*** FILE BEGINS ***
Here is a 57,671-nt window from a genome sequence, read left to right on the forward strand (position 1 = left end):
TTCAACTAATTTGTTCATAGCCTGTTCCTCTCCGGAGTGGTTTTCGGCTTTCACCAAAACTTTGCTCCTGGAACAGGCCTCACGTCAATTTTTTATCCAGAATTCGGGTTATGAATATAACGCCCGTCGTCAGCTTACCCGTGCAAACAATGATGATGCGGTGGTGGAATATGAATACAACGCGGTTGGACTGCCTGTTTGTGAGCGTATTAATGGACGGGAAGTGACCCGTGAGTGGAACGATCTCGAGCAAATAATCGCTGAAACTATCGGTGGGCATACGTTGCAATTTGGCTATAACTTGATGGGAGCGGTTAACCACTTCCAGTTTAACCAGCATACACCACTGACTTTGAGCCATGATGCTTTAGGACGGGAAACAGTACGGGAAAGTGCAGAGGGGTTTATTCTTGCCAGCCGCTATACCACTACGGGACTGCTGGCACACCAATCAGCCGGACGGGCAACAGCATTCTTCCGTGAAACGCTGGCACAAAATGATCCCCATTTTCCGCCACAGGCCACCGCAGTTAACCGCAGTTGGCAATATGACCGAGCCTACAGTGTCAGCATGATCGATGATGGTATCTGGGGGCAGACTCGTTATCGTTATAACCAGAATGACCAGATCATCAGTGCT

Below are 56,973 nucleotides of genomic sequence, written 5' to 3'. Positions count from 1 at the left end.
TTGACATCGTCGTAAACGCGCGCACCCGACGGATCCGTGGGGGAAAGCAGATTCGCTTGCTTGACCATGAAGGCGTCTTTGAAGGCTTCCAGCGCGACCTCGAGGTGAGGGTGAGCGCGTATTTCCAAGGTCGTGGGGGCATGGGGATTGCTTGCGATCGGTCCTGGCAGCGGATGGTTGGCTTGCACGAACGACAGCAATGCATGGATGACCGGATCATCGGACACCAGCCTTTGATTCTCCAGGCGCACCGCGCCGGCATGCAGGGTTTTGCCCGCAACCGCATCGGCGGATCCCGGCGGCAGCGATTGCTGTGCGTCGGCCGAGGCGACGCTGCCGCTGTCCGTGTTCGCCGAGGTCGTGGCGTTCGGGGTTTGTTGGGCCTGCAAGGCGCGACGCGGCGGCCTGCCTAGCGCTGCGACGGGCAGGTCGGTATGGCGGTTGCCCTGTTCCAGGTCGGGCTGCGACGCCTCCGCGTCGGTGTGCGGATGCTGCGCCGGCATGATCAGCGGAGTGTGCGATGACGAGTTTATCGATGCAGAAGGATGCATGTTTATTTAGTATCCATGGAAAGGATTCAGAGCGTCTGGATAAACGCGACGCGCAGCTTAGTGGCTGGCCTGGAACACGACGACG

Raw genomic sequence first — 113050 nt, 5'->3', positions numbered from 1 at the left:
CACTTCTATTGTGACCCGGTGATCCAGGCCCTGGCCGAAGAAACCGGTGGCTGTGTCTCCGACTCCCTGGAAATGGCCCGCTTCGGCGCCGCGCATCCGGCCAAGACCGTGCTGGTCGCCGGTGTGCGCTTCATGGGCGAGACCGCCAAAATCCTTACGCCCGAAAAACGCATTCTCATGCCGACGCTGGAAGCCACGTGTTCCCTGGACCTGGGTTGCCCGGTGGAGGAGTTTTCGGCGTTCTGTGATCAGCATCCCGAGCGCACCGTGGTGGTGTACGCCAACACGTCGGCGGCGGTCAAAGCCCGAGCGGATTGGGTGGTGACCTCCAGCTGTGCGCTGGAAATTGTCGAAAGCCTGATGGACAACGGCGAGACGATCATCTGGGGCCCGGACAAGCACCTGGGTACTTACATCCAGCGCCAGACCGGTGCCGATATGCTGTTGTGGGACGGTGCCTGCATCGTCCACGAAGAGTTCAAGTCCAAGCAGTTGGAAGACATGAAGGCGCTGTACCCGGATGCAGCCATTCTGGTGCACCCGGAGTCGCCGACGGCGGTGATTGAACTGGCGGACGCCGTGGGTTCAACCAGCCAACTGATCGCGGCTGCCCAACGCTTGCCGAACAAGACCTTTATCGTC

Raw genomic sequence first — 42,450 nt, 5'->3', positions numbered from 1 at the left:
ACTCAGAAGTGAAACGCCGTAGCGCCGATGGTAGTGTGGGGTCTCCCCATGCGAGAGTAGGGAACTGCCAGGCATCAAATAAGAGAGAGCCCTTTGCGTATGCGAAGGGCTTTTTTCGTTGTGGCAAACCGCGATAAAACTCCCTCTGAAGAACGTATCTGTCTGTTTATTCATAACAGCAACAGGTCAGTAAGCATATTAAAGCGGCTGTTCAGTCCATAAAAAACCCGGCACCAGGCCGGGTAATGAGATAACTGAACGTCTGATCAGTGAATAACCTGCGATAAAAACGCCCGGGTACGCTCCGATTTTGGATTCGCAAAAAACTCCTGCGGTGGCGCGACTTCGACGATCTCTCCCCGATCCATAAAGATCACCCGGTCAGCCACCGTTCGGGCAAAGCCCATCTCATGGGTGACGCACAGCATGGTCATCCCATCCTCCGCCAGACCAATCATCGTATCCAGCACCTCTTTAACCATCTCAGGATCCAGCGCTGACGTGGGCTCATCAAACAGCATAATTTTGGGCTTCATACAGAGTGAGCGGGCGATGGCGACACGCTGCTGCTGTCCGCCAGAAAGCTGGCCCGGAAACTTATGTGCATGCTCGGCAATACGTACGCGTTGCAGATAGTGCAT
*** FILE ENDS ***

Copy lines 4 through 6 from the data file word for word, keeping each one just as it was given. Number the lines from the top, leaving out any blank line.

TTGACATCGTCGTAAACGCGCGCACCCGACGGATCCGTGGGGGAAAGCAGATTCGCTTGCTTGACCATGAAGGCGTCTTTGAAGGCTTCCAGCGCGACCTCGAGGTGAGGGTGAGCGCGTATTTCCAAGGTCGTGGGGGCATGGGGATTGCTTGCGATCGGTCCTGGCAGCGGATGGTTGGCTTGCACGAACGACAGCAATGCATGGATGACCGGATCATCGGACACCAGCCTTTGATTCTCCAGGCGCACCGCGCCGGCATGCAGGGTTTTGCCCGCAACCGCATCGGCGGATCCCGGCGGCAGCGATTGCTGTGCGTCGGCCGAGGCGACGCTGCCGCTGTCCGTGTTCGCCGAGGTCGTGGCGTTCGGGGTTTGTTGGGCCTGCAAGGCGCGACGCGGCGGCCTGCCTAGCGCTGCGACGGGCAGGTCGGTATGGCGGTTGCCCTGTTCCAGGTCGGGCTGCGACGCCTCCGCGTCGGTGTGCGGATGCTGCGCCGGCATGATCAGCGGAGTGTGCGATGACGAGTTTATCGATGCAGAAGGATGCATGTTTATTTAGTATCCATGGAAAGGATTCAGAGCGTCTGGATAAACGCGACGCGCAGCTTAGTGGCTGGCCTGGAACACGACGACG

Raw genomic sequence first — 113050 nt, 5'->3', positions numbered from 1 at the left:
CACTTCTATTGTGACCCGGTGATCCAGGCCCTGGCCGAAGAAACCGGTGGCTGTGTCTCCGACTCCCTGGAAATGGCCCGCTTCGGCGCCGCGCATCCGGCCAAGACCGTGCTGGTCGCCGGTGTGCGCTTCATGGGCGAGACCGCCAAAATCCTTACGCCCGAAAAACGCATTCTCATGCCGACGCTGGAAGCCACGTGTTCCCTGGACCTGGGTTGCCCGGTGGAGGAGTTTTCGGCGTTCTGTGATCAGCATCCCGAGCGCACCGTGGTGGTGTACGCCAACACGTCGGCGGCGGTCAAAGCCCGAGCGGATTGGGTGGTGACCTCCAGCTGTGCGCTGGAAATTGTCGAAAGCCTGATGGACAACGGCGAGACGATCATCTGGGGCCCGGACAAGCACCTGGGTACTTACATCCAGCGCCAGACCGGTGCCGATATGCTGTTGTGGGACGGTGCCTGCATCGTCCACGAAGAGTTCAAGTCCAAGCAGTTGGAAGACATGAAGGCGCTGTACCCGGATGCAGCCATTCTGGTGCACCCGGAGTCGCCGACGGCGGTGATTGAACTGGCGGACGCCGTGGGTTCAACCAGCCAACTGATCGCGGCTGCCCAACGCTTGCCGAACAAGACCTTTATCGTC